- transplanted quail cells have obvious nucleoli compared with chicken
Neural Crest Derivitives
- dorsal root ganglia
- autonomic ganglia
- adrenal medulla
- drg sheath cells, glia
- pia-arachnoid sheath
- skin melanocytes
- connective tissue of cardiac outflow
- thyroid parafollicular cells
- craniofacial skeleton
- teeth odontoblasts
Early Brain Structure
- rostral neural tube forms 3 primary brain vesicles (week 4)
- 3 primary vesicles: prosencephalon (forebrain), mesencephalon (midbrain), rhombencephalon (hindbrain)
From the 3 primary vesicles developing to form 5 secondary vesicles
- prosencephalon- telencephalon (endbrain, forms cerebral hemispheres), diencephalon (betweenbrain, forms optic outgrowth)
- rhombencephalon- metencephalon (behindbrain), myelencephalon (medullabrain)
MH - this will be covered in detail in later neural development
- cavity within tube will form the contiguious space of the ventricules of the brain and central canal of spinal cord
- this space is filled initially with amniotic fluid, later with CerebroSpinal Fluid (CSF)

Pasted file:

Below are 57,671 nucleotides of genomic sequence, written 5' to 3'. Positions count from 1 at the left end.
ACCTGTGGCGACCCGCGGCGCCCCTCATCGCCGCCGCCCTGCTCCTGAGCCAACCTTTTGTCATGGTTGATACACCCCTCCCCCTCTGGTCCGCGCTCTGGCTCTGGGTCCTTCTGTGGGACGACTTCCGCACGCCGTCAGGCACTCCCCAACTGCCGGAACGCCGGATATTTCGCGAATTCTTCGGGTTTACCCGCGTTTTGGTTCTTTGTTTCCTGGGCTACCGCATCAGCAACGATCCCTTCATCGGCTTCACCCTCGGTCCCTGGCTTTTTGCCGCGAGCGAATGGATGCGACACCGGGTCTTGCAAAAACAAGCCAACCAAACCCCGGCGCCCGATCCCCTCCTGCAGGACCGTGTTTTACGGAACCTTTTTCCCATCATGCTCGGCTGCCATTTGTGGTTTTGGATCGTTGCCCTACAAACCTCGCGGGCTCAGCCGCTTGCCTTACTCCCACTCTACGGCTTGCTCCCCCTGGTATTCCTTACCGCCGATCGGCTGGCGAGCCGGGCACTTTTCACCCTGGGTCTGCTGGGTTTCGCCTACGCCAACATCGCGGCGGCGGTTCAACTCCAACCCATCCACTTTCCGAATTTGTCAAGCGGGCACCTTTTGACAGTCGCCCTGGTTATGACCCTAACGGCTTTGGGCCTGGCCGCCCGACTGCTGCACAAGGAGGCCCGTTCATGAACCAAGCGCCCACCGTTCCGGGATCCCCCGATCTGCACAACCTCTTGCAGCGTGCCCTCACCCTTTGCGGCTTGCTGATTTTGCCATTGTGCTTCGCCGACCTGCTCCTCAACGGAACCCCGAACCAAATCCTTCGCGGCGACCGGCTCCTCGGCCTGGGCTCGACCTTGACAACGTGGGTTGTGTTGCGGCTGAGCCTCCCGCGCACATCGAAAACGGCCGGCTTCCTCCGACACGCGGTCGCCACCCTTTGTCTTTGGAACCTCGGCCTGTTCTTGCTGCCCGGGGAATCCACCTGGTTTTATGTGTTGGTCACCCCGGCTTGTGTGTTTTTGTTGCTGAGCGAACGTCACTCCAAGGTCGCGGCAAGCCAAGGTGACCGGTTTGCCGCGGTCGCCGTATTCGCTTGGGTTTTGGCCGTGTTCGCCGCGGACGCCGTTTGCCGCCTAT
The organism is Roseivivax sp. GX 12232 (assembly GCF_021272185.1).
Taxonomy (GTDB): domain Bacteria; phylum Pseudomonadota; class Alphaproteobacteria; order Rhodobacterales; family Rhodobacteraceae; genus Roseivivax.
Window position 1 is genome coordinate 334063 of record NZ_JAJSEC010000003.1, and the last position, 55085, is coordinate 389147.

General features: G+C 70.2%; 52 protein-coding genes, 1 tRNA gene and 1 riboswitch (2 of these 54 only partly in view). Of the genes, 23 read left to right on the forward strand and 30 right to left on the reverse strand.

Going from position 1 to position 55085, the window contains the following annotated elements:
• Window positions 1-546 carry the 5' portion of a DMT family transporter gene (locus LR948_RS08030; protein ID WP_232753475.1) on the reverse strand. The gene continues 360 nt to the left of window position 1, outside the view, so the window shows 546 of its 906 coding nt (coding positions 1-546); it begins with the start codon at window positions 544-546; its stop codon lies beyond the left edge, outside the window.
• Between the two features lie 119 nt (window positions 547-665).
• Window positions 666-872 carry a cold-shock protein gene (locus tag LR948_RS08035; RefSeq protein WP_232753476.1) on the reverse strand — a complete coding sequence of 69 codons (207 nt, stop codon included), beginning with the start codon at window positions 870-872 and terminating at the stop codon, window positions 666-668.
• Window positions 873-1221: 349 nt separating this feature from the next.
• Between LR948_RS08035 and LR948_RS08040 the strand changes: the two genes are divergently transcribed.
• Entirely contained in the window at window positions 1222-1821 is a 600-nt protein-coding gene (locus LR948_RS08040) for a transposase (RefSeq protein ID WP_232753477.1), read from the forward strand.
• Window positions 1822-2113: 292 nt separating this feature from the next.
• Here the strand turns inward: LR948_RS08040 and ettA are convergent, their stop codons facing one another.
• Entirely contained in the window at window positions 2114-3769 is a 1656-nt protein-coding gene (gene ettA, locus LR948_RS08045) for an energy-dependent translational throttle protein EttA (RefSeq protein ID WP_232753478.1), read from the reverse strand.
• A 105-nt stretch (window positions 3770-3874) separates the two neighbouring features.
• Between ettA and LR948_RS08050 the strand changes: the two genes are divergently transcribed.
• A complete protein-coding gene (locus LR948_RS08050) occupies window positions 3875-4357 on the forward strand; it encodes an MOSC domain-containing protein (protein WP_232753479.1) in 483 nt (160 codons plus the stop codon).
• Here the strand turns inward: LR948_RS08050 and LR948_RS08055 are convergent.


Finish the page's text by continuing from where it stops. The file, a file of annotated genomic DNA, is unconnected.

- CSF is secreted by a modified vascular structure, the chorioid plexus, lying within the ventricles
- (More? [Notes Chorioid Plexus)
Rapid growth folds the neural tube forming 3 brain flexures
- cervical flexure - between brain stem and spinal cord
- midbrain flexure - pushes mesencephalon upwards
- pontine flexure - generates 4th ventricle
- neural stem cells lie in the layer closest to the ventricular space, the ventricular layer
- this layer generates both neuroblasts and glioblasts
Neuroblasts - neurons arise first as neuroblasts and migrate along radial gial, their migration stops at cortical plate. Glioblasts - glia arise later as glioblasts
Both neurons and glia undergo a complex process of growth, differentiation and interaction over a long developmental time period.
Spinal Cord Axes
Identified by experimental manipulation of interactions.